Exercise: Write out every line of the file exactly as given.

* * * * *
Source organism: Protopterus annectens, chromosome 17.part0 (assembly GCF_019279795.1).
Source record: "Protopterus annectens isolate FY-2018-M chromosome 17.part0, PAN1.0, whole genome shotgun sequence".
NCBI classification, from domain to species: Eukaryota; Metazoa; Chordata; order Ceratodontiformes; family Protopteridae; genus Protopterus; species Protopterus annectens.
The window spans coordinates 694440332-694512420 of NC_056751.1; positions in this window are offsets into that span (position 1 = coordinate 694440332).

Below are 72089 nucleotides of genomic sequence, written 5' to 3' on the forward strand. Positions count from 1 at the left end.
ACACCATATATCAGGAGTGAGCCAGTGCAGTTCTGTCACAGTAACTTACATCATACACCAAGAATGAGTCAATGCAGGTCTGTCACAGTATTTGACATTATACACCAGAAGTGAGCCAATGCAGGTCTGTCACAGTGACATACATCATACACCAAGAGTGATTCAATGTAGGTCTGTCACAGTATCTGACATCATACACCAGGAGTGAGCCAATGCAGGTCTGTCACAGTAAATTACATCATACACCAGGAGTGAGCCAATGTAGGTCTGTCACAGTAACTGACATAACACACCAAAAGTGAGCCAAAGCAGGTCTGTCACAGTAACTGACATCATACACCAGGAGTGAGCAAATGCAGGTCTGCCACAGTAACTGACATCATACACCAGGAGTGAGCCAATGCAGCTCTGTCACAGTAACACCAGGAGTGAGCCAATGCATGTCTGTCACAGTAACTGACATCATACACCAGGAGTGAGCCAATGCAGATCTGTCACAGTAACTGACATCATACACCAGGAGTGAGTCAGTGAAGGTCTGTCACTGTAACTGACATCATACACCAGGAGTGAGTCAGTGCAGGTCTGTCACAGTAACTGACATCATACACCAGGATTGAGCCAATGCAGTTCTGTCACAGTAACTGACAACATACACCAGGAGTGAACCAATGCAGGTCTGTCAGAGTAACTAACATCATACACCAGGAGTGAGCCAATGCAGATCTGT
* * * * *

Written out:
Source organism: Protopterus annectens, chromosome 17.part0 (assembly GCF_019279795.1).
Source record: "Protopterus annectens isolate FY-2018-M chromosome 17.part0, PAN1.0, whole genome shotgun sequence".
NCBI classification, from domain to species: Eukaryota; Metazoa; Chordata; order Ceratodontiformes; family Protopteridae; genus Protopterus; species Protopterus annectens.
The window spans coordinates 694440332-694512420 of NC_056751.1; positions in this window are offsets into that span (position 1 = coordinate 694440332).

Below are 72089 nucleotides of genomic sequence, written 5' to 3' on the forward strand. Positions count from 1 at the left end.
ACACCATATATCAGGAGTGAGCCAGTGCAGTTCTGTCACAGTAACTTACATCATACACCAAGAATGAGTCAATGCAGGTCTGTCACAGTATTTGACATTATACACCAGAAGTGAGCCAATGCAGGTCTGTCACAGTGACATACATCATACACCAAGAGTGATTCAATGTAGGTCTGTCACAGTATCTGACATCATACACCAGGAGTGAGCCAATGCAGGTCTGTCACAGTAAATTACATCATACACCAGGAGTGAGCCAATGTAGGTCTGTCACAGTAACTGACATAACACACCAAAAGTGAGCCAAAGCAGGTCTGTCACAGTAACTGACATCATACACCAGGAGTGAGCAAATGCAGGTCTGCCACAGTAACTGACATCATACACCAGGAGTGAGCCAATGCAGCTCTGTCACAGTAACACCAGGAGTGAGCCAATGCATGTCTGTCACAGTAACTGACATCATACACCAGGAGTGAGCCAATGCAGATCTGTCACAGTAACTGACATCATACACCAGGAGTGAGTCAGTGAAGGTCTGTCACTGTAACTGACATCATACACCAGGAGTGAGTCAGTGCAGGTCTGTCACAGTAACTGACATCATACACCAGGATTGAGCCAATGCAGTTCTGTCACAGTAACTGACAACATACACCAGGAGTGAACCAATGCAGGTCTGTCAGAGTAACTAACATCATACACCAGGAGTGAGCCAATGCAGATCTGT